Both sides heavily relied on the use of land mines; FRELIMO as a means to defend important infrastructure, RENAMO in order to terrify the populace, stall the economy and destroy the civil services, roads, schools and health centres.
Thus, despite its far superior numbers, FRELIMO was unable to adequately defend most regions except the most important cities by the mid-1980s. RENAMO was able to carry out raids virtually anywhere in the country except for the major cities. Transportation had become a perilous business. Even armed convoys were not safe from RENAMO attacks and were frequently attacked.
FRELIMO reacted by reusing a system similar to the fortified villages aldeamentos introduced by the Portuguese: the creation of fortified communal villages called aldeamentos comunais where much of the rural population was relocated as the war intensified. Furthermore, in order to keep a minimum level of infrastructure working, three heavily guarded and mined corridors were established consisting of roads, railways and power lines: the Beira, the Tete (also called the Tete Run which speaks for itself regarding its safety) and the Limpopo Corridor. Despite extensive fortification along these corridors they were frequently subject to attacks, bombings of the railway line and locomotives along the Beira Corridor cost the FRELIMO government millions as it struggled to provide adequate food and services and put strains on its ally Zimbabwe.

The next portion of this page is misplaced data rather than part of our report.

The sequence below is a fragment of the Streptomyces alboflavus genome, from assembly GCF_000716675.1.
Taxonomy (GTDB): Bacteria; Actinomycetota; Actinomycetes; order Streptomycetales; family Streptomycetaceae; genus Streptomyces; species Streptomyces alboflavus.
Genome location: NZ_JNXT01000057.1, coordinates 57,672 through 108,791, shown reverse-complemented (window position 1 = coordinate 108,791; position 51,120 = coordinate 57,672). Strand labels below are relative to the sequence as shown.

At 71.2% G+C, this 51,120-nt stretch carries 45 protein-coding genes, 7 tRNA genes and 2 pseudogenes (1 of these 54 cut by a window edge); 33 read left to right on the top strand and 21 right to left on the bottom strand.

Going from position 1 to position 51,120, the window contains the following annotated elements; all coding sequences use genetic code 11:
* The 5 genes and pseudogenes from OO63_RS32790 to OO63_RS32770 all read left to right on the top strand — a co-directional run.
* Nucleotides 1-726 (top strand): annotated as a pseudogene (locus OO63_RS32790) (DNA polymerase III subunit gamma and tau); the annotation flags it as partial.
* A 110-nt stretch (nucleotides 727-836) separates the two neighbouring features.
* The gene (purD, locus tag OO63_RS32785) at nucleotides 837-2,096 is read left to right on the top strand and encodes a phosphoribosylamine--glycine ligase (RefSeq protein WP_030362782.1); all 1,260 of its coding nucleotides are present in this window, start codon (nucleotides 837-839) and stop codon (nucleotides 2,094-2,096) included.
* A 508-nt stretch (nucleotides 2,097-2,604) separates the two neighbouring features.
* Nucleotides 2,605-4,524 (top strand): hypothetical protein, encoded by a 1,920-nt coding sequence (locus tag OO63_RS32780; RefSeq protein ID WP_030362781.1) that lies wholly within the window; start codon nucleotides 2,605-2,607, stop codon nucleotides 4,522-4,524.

FRELIMO initially received substantial military and development aid from the Soviet Union and East Germany but later received support from France, the UK and the U.S. In the U.S., conservative circles lobbied for the U.S Government to provide open support to RENAMO but were opposed by the State Department, which finally gained the upper hand following the publication of numerous, detailed reports which documented RENAMO's brutality. RENAMO received extensive military and logistical support from Rhodesia and South Africa as well as organisational support from West Germany.
In 1982, landlocked Zimbabwe directly intervened in the civil war in order to secure its vital transport routes in Mozambique, stop cross-border RENAMO raids, and help its old ally FRELIMO. Zimbabwe's help became crucial to the defence of the corridors, particularly the important Beira corridor. Later Zimbabwe became engaged further, carrying out several joint operations with FRELIMO against RENAMO strongholds. Thus RENAMO had to give up its base camps in the Gorongosa area. Tanzania also sent troops to back FRELIMO. North Korea, the German Democratic Republic and the Soviet Union also armed and trained FRELIMO forces, with the North Koreans establishing a Military Mission in Mozambique during the early 1980s North Korean advisers were instrumental in the formation of FRELIMO's first specialized counter-insurgency brigade, which was deployed from 1983 onward. and the GDR providing military assistance and training members of the Mozambican FPLM in the GDR.